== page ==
At Christmas many celebrate the fact that Jesus was born into a poor family because the message of the Kingdom of God was directed towards the poor. Yet it has become difficult to focus on the poverty associated with the birth of this baby, because Christmas has become a time when we are bombarded with images of affluence and abundance. The historical poverty and oppression surrounding this celebrated birth doesn’t quite fit in with what we’ve made Christmas to be. It is challenging but true that this baby was born into and chose to live a life of poverty. His birth was and is a powerful demonstration of God's bias towards the poor.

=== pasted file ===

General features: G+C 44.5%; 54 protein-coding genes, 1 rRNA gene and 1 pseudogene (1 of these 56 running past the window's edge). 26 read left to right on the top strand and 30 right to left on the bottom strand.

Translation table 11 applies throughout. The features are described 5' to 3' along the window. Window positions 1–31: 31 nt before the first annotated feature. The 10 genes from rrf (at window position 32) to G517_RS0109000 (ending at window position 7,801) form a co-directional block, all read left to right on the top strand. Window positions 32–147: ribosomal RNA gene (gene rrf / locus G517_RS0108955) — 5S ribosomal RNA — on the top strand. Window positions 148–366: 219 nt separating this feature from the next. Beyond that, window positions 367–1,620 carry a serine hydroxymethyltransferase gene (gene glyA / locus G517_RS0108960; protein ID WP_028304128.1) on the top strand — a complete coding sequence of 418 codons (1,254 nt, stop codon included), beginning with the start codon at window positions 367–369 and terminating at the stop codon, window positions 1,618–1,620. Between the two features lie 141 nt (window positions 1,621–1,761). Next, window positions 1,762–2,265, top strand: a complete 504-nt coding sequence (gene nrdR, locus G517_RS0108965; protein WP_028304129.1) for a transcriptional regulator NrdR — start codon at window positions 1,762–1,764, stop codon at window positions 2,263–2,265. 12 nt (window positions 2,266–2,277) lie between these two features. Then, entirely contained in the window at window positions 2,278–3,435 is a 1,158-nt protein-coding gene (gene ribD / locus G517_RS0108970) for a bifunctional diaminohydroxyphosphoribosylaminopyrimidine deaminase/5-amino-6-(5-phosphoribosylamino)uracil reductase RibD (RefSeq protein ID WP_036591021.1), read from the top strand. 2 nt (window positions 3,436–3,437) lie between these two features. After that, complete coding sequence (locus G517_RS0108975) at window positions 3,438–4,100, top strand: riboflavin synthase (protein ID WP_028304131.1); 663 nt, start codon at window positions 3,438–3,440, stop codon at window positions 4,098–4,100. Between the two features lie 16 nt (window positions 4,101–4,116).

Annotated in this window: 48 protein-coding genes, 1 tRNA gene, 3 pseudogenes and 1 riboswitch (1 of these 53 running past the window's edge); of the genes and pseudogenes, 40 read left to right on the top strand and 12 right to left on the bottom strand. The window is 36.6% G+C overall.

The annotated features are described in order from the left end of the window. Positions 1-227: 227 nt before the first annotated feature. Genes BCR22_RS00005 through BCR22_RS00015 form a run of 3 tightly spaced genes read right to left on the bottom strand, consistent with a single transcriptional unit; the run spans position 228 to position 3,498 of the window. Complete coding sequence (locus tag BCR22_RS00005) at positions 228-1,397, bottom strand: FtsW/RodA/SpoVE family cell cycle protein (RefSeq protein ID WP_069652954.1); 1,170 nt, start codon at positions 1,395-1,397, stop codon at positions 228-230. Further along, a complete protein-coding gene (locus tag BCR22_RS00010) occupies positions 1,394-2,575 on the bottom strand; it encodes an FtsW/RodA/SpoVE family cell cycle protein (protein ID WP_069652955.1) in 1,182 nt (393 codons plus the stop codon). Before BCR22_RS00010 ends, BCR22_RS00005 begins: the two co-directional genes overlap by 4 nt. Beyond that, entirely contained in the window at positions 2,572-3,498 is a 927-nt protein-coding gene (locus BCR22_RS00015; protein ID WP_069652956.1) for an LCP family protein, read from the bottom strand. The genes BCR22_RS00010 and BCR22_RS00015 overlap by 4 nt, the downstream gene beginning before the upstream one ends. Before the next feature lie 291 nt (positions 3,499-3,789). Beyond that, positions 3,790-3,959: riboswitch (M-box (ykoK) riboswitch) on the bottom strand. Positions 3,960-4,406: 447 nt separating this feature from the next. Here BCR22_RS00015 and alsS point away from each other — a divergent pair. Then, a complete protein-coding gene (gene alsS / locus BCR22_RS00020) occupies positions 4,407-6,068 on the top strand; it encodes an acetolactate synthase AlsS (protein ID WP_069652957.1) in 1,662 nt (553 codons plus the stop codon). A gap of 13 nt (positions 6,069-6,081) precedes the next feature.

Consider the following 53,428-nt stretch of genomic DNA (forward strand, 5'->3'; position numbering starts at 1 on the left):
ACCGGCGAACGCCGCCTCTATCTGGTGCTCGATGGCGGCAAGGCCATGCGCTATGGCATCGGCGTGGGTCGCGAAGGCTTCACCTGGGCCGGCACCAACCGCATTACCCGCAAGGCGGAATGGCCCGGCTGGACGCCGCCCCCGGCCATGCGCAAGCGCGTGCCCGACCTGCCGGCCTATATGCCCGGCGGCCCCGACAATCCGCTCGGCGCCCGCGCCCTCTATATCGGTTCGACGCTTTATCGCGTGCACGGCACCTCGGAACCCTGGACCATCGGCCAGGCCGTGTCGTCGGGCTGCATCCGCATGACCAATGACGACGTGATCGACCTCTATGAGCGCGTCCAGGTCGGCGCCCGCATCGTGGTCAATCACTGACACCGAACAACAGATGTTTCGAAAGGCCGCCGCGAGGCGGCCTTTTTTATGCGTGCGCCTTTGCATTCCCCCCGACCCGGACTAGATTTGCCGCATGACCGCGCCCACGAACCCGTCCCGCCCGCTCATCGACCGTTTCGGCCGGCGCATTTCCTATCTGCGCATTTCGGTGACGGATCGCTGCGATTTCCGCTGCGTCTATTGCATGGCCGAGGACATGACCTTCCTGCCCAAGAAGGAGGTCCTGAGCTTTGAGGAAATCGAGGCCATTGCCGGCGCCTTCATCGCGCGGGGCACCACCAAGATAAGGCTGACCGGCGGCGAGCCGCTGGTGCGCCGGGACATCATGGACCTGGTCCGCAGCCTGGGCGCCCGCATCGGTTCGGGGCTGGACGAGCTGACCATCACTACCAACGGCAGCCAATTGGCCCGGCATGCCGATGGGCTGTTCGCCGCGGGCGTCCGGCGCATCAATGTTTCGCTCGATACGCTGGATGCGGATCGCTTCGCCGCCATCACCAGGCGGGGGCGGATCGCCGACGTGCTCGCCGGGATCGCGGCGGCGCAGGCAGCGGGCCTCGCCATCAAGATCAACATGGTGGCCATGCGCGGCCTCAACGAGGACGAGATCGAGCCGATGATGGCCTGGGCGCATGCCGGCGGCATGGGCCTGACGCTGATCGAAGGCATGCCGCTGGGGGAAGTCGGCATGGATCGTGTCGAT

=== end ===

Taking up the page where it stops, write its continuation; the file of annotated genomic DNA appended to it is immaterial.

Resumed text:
The UK is the world’s fifth largest economy, it contains many areas of immense wealth, its capital is a leading centre of global finance, its entrepreneurs are innovative and agile and it has a system of government that rightly remains the envy of much of the world. It thus seems patently unjust that so many people are living in poverty. This is obvious to anyone who opens their eyes to see the immense growth in foodbanks and the queues waiting outside them, the people sleeping rough in the streets and the growth of homelessness.
This Christmas in the UK 14 million people, a fifth of the population, live in poverty. Four million of these are more than 50% below the poverty line, and 1.5 million are destitute, unable to afford basic essentials.
These are all reasons why I support Jubilee+, an organisation with a vision to see the Church in the UK be a champion of the poor, care most effectively for older people and support those suffering from addictions.
Caring for and empowering those in need, speaking up on behalf of the voiceless matters more today than for many years.
Please support Jubilee+ this Christmas. jubilee-plus.org